06 March 2009

No Escaping Politics, Not Even in a Classic Western


There is no escaping conservative gasbags railing about government meddling and high taxes.

I thought I was safe watching a John Ford film today. Safe from crybaby Republicans yammering about government regulations while secretly picking our pockets. No such luck.

Stagecoach (1939) is the story of nine very disparate characters riding on a stagecoach into the teeth of Geronimo's war party. You've got such characters as Dallas (Claire Trevor) the shamed prostitute booted out of town. Doc Boone (Thomas Mitchell the shamed town drunk similarly asked to hit the road. The Ringo Kid (John Wayne) a fugitive from justice. Hatfield (John Carradine) the gentleman gambler. Samuel Peacock (Donald Meek) the mild mannered whiskey salesman returning to his family. And then there's Henry Gatewood (Berton Churchill) the bank president absconding with the payroll. If you guessed that the crooked businessman is our blustering reactionary, you win the Kewpie doll. (He's pictured above getting busted.)

My oh, oh my you should hear this self righteous, bloviating pompous swindler go on. He complains of taxes. He complains of government regulations. He insists on this and demands that. He looks down on drunks, whores, Indians and Mexicans and anyone else not up to his lofty standards. All the while there's a bag full of ill gotten loot sitting on his lap. Here are his own words:

I don't know what the government is coming to. Instead of protecting businessmen, it pokes its nose into business! Why, they're even talking now about having *bank* examiners. As if we bankers don't know how to run our own banks! Why, at home I have a letter from a popinjay official saying they were going to inspect my books. I have a slogan that should be blazoned on every newspaper in this country: America for the Americans! The government must not interfere with business! Reduce taxes! Our national debt is something shocking. Over one billion dollars a year! What this country needs is a businessman for president!

Sound like a certain political "philosophy"?

Director John Ford was known as a bit of a conservative himself but at a time when the right wing, as dead wrong as they were, gave respectable arguments for their positions not laced in hyperbole and hypocrisy. Ford often had corrupt characters such as Gatewood who got their comeuppance. Indeed the FDR years were not only unkind to practitioners of rapacious capitalists in business, the films of those years also made their ample girths a target. (Looks like I've set myself up for a future post, movies versus the super rich in the FDR years...coming soon?)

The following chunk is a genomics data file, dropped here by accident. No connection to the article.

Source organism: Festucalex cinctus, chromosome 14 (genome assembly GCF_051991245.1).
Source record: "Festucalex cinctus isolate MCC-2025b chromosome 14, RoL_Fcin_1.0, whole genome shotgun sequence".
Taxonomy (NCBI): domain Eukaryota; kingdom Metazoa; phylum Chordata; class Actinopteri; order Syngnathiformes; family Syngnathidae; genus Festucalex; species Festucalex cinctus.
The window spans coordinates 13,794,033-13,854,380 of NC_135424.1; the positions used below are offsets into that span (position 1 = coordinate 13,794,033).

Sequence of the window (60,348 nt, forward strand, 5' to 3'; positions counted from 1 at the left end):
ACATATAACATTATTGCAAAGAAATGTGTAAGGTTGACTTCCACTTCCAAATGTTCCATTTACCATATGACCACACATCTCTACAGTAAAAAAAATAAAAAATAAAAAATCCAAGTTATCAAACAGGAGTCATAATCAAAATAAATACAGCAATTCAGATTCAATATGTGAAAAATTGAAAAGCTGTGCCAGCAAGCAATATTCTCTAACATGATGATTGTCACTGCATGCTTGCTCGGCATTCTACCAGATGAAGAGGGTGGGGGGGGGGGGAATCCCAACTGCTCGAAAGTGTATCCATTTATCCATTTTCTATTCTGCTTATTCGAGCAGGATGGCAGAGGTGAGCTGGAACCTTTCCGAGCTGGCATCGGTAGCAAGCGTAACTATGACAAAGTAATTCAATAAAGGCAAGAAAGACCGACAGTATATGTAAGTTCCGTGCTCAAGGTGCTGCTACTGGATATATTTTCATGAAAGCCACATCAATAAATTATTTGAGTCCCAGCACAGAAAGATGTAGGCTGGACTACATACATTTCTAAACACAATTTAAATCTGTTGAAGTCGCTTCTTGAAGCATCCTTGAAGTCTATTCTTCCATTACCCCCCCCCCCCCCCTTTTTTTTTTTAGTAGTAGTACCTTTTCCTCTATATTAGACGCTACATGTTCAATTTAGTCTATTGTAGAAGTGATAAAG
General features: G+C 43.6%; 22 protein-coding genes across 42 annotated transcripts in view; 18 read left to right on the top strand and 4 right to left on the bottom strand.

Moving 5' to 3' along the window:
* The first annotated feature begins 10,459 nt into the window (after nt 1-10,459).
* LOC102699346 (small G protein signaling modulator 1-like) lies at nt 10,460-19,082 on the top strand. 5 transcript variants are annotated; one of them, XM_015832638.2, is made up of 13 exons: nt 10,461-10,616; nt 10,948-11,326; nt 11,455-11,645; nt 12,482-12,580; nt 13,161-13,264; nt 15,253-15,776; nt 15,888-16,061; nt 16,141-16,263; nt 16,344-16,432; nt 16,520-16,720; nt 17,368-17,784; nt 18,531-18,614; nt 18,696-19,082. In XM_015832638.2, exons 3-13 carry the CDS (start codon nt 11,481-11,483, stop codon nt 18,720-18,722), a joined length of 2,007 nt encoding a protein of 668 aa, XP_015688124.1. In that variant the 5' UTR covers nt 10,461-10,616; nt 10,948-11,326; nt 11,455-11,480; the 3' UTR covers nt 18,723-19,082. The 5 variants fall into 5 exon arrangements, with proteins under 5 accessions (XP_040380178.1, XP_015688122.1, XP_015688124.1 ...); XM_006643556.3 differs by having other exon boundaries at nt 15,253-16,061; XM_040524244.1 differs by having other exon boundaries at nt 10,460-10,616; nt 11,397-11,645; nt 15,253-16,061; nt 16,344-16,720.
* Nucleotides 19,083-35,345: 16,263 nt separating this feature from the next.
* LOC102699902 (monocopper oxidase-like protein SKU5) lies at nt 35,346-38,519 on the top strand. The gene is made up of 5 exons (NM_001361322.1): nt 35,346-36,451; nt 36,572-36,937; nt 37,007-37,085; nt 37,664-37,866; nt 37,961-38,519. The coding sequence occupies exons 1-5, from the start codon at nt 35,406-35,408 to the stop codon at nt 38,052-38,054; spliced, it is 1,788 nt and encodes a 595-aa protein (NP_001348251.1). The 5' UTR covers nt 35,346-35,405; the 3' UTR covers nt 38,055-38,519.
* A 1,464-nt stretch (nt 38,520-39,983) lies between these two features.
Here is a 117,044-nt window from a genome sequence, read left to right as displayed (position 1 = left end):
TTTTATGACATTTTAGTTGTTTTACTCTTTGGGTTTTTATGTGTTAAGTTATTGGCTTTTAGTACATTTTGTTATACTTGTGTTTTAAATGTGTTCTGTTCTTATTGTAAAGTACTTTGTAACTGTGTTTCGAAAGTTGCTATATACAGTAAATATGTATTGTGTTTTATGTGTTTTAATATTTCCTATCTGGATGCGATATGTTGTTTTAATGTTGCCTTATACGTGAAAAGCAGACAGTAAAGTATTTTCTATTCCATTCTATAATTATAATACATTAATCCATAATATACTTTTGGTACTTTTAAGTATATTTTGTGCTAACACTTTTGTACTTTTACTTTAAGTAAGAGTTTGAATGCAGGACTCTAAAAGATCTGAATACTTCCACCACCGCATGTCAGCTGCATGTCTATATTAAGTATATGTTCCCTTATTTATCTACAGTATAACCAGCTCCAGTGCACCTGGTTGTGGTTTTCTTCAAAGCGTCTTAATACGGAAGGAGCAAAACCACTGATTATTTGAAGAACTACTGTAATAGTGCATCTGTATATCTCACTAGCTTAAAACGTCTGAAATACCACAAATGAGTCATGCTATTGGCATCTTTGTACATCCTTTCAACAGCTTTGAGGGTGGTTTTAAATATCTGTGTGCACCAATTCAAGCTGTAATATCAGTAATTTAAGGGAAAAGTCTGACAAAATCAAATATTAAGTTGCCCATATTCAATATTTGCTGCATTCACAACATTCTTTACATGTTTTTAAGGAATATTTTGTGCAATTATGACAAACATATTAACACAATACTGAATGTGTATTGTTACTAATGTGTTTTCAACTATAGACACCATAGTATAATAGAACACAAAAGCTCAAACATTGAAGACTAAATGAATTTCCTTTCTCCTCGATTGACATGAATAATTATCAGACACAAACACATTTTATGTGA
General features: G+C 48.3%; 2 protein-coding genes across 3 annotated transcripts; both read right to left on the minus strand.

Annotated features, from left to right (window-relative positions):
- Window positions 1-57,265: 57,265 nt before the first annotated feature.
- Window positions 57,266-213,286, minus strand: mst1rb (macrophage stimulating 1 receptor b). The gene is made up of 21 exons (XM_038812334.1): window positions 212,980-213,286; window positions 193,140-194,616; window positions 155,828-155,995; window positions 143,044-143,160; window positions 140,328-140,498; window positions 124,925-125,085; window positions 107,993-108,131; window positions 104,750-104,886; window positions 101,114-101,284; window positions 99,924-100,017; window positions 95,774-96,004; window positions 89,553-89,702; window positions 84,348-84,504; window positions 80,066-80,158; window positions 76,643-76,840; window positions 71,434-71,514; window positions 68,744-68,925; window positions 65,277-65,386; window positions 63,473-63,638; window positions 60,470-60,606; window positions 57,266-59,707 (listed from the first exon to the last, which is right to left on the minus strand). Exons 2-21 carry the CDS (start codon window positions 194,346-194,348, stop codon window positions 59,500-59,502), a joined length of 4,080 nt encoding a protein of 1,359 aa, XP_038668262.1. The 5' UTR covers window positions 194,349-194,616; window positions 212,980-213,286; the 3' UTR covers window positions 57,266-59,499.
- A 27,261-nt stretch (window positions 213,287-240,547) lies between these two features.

Despite the reminder of the government-loathing right wingers, I thoroughly enjoyed today's viewing of Stagecoach, one of my all time favorites films.

Ford's camera work during the indoor scenes is particularly noteworthy, especially how he contrasts those cramped scenes with the wide open paces of Monument Valley. The cast is exceptional, especially Mitchell and Trevor though I think George Bancroft as the Marshall gives an underrated performance. He is actual the strong center of the nine travelers. Not stained by scandal, not weak, not quirky. A man determined to do what's right, even if it means stretching the law. He's essential to the success of the film and Bancroft couldn't be better.

Look here, if you've never seen Stagecoach, you've got an assignment for the weekend. if you've enjoyed it, re-visit this extraordinary film. Just beware you may be reminded of those noxious conservative blowhards.

1 comment:

R. D. Finch said...

Riku, in my opinion "Stagecoach" is the greatest Western ever. With its journey motif and its array of characters who are recognizable types without being cliches, it transcends the genre. And how refreshing to see John Wayne give such a likable and fresh performance, before his screen persona became so set. You rightly praise its visual qualities, particularly the contrast between indoors/inside the stagecoach scenes and the outdoor scenes in those incomparable landscapes. Ford even treats the Native Americans with respect--fear, yes, but above all respect--something rare for the time and for a long time afterward. And what a hypocritical blowhard that renegade banker is! When I last watched the movie, I couldn't believe how contemporary his rant sounded, almost word-for-word like the things you read in conservative newspaper columns, or did until very recently. For me Ford's sentimental streak and his cornball idea of comedy relief often compromise his movies, but not in this one. Just a great and timeless film.